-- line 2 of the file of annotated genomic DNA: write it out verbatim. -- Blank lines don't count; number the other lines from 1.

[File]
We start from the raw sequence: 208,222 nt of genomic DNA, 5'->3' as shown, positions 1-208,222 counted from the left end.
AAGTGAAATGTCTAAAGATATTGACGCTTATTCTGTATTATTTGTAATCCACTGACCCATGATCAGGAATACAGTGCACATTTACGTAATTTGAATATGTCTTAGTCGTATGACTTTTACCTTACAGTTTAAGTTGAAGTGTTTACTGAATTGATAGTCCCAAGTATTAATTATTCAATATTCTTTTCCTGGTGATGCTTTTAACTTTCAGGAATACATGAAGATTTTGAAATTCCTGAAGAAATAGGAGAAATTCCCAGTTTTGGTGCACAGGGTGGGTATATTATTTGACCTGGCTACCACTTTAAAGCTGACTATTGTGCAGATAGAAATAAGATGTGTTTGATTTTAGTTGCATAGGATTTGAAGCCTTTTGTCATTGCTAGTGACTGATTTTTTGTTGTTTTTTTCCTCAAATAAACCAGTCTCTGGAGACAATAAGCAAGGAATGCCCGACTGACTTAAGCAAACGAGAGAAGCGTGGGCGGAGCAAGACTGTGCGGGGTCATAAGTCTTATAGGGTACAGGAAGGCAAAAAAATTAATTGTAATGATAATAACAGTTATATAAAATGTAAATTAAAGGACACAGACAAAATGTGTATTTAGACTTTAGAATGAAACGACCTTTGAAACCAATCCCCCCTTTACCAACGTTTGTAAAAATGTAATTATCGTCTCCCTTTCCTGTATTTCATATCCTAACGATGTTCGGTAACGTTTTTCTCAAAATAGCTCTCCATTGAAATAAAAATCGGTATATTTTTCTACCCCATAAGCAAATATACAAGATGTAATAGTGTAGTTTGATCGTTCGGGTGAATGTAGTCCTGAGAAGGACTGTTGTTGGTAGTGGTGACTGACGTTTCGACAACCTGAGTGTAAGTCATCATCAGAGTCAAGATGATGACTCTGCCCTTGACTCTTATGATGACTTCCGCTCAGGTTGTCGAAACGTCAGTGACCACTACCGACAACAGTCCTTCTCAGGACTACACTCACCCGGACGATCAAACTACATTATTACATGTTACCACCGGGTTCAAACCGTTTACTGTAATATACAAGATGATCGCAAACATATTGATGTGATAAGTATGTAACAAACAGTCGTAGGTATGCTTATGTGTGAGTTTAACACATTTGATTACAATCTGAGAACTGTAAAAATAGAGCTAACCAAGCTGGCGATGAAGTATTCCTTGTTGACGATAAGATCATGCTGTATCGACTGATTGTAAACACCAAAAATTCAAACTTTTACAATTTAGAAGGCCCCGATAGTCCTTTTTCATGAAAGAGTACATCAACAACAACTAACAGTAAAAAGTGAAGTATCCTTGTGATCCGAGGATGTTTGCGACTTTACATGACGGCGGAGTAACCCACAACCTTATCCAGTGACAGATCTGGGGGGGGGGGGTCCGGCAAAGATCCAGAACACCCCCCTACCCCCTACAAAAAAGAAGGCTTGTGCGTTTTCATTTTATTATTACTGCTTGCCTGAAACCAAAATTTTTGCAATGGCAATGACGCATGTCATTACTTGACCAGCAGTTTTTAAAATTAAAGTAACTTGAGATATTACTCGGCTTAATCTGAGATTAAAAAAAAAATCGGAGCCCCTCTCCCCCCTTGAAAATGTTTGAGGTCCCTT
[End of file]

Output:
AAGTGAAATGTCTAAAGATATTGACGCTTATTCTGTATTATTTGTAATCCACTGACCCATGATCAGGAATACAGTGCACATTTACGTAATTTGAATATGTCTTAGTCGTATGACTTTTACCTTACAGTTTAAGTTGAAGTGTTTACTGAATTGATAGTCCCAAGTATTAATTATTCAATATTCTTTTCCTGGTGATGCTTTTAACTTTCAGGAATACATGAAGATTTTGAAATTCCTGAAGAAATAGGAGAAATTCCCAGTTTTGGTGCACAGGGTGGGTATATTATTTGACCTGGCTACCACTTTAAAGCTGACTATTGTGCAGATAGAAATAAGATGTGTTTGATTTTAGTTGCATAGGATTTGAAGCCTTTTGTCATTGCTAGTGACTGATTTTTTGTTGTTTTTTTCCTCAAATAAACCAGTCTCTGGAGACAATAAGCAAGGAATGCCCGACTGACTTAAGCAAACGAGAGAAGCGTGGGCGGAGCAAGACTGTGCGGGGTCATAAGTCTTATAGGGTACAGGAAGGCAAAAAAATTAATTGTAATGATAATAACAGTTATATAAAATGTAAATTAAAGGACACAGACAAAATGTGTATTTAGACTTTAGAATGAAACGACCTTTGAAACCAATCCCCCCTTTACCAACGTTTGTAAAAATGTAATTATCGTCTCCCTTTCCTGTATTTCATATCCTAACGATGTTCGGTAACGTTTTTCTCAAAATAGCTCTCCATTGAAATAAAAATCGGTATATTTTTCTACCCCATAAGCAAATATACAAGATGTAATAGTGTAGTTTGATCGTTCGGGTGAATGTAGTCCTGAGAAGGACTGTTGTTGGTAGTGGTGACTGACGTTTCGACAACCTGAGTGTAAGTCATCATCAGAGTCAAGATGATGACTCTGCCCTTGACTCTTATGATGACTTCCGCTCAGGTTGTCGAAACGTCAGTGACCACTACCGACAACAGTCCTTCTCAGGACTACACTCACCCGGACGATCAAACTACATTATTACATGTTACCACCGGGTTCAAACCGTTTACTGTAATATACAAGATGATCGCAAACATATTGATGTGATAAGTATGTAACAAACAGTCGTAGGTATGCTTATGTGTGAGTTTAACACATTTGATTACAATCTGAGAACTGTAAAAATAGAGCTAACCAAGCTGGCGATGAAGTATTCCTTGTTGACGATAAGATCATGCTGTATCGACTGATTGTAAACACCAAAAATTCAAACTTTTACAATTTAGAAGGCCCCGATAGTCCTTTTTCATGAAAGAGTACATCAACAACAACTAACAGTAAAAAGTGAAGTATCCTTGTGATCCGAGGATGTTTGCGACTTTACATGACGGCGGAGTAACCCACAACCTTATCCAGTGACAGATCTGGGGGGGGGGGGTCCGGCAAAGATCCAGAACACCCCCCTACCCCCTACAAAAAAGAAGGCTTGTGCGTTTTCATTTTATTATTACTGCTTGCCTGAAACCAAAATTTTTGCAATGGCAATGACGCATGTCATTACTTGACCAGCAGTTTTTAAAATTAAAGTAACTTGAGATATTACTCGGCTTAATCTGAGATTAAAAAAAAAATCGGAGCCCCTCTCCCCCCTTGAAAATGTTTGAGGTCCCTT